Following up on a previous post, Rep. Markey has admitted that he made a mistake in calling for Soghoian’s arrest:
On Friday I urged the Bush Administration to ”˜apprehend’ and shut down whoever had created a new website that enabled persons without a plane ticket to easily fake a boarding pass and use it to clear security, gain access to the boarding area and potentially to the cabin of a passenger plane. Subsequently I learned that the person responsible was a student at Indiana University, Christopher Soghoian, who intended no harm but, rather, intended to provide a public service by warning that this long-standing loophole could be easily exploited. The website has now apparently been shut down.
Under the circumstances, any legal consequences for this student must take into account his intent to perform a public service, to publicize a problem as a way of getting it fixed. He picked a lousy way of doing it, but he should not go to jail for his bad judgment. Better yet, the Department of Homeland Security should put him to work showing public officials how easily our security can be compromised.
It remains a fact that fake boarding passes can be easily created and the integration of terrorist watch lists with boarding security is still woefully inadequate. The best outcome of Mr. Soghoian’s ill-considered demonstration would be for the Department of Homeland Security to close these loopholes immediately.
Boing Boing quotes Avi Rubin saying Soghoian’s approach was a bad way to go about alerting people to the fact of no real security in Continental’s boarding passes (perhaps all airline boarding passes); Rubin called it “a real lapse in judgement [sic]“.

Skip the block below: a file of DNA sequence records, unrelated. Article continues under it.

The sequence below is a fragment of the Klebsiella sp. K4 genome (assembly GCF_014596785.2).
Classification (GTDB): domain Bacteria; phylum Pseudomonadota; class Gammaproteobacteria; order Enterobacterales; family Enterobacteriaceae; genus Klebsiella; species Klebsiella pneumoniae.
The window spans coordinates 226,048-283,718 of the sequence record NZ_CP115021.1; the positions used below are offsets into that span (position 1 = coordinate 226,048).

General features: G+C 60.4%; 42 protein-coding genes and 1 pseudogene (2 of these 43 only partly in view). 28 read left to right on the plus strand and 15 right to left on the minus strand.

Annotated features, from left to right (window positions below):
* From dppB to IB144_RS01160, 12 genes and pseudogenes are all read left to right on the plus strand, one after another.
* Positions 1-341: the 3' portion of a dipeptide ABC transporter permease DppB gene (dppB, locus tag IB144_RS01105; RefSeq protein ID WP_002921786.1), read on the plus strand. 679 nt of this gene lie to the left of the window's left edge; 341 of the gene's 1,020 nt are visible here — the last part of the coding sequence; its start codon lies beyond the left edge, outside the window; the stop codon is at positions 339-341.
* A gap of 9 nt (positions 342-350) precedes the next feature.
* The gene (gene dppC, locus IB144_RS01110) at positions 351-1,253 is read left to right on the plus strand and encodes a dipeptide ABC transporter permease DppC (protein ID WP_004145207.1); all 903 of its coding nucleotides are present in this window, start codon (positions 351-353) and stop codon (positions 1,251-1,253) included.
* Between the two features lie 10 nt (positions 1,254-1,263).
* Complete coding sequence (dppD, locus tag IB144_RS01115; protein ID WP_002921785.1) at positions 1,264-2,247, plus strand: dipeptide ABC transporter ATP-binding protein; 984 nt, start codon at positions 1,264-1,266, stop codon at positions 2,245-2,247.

But there’s a huge problem here which isn’t being addressed by the comments thus far.
Rep. Markey has sufficient power in the US government to create a real problem for anyone by linking them to terrorism in the way he did Soghoian when he called for Soghoian’s arrest. The US government isn’t above holding people indefinitely, without charges, without representation, and torturing them. If we’re going to start challenging people’s speech on the basis of what might happen afterwards, I think Markey’s words and demonstrated US government behavior to date ought to weigh more heavily than someone possibly using a fake boarding pass to upgrade their seating from coach to first class (as Soghoian’s website suggested one could try doing with the website-generated boarding pass).
For what it’s worth, “judgement” is a perfectly cromulent spelling, though I don’t know whether Rubin speaks UK English. :)
(*sigh* Thanks to Firefox 2.0 for underlining “judgement” and “cromulent” for me; time to turn that feature off!)
Quite right; I stand corrected.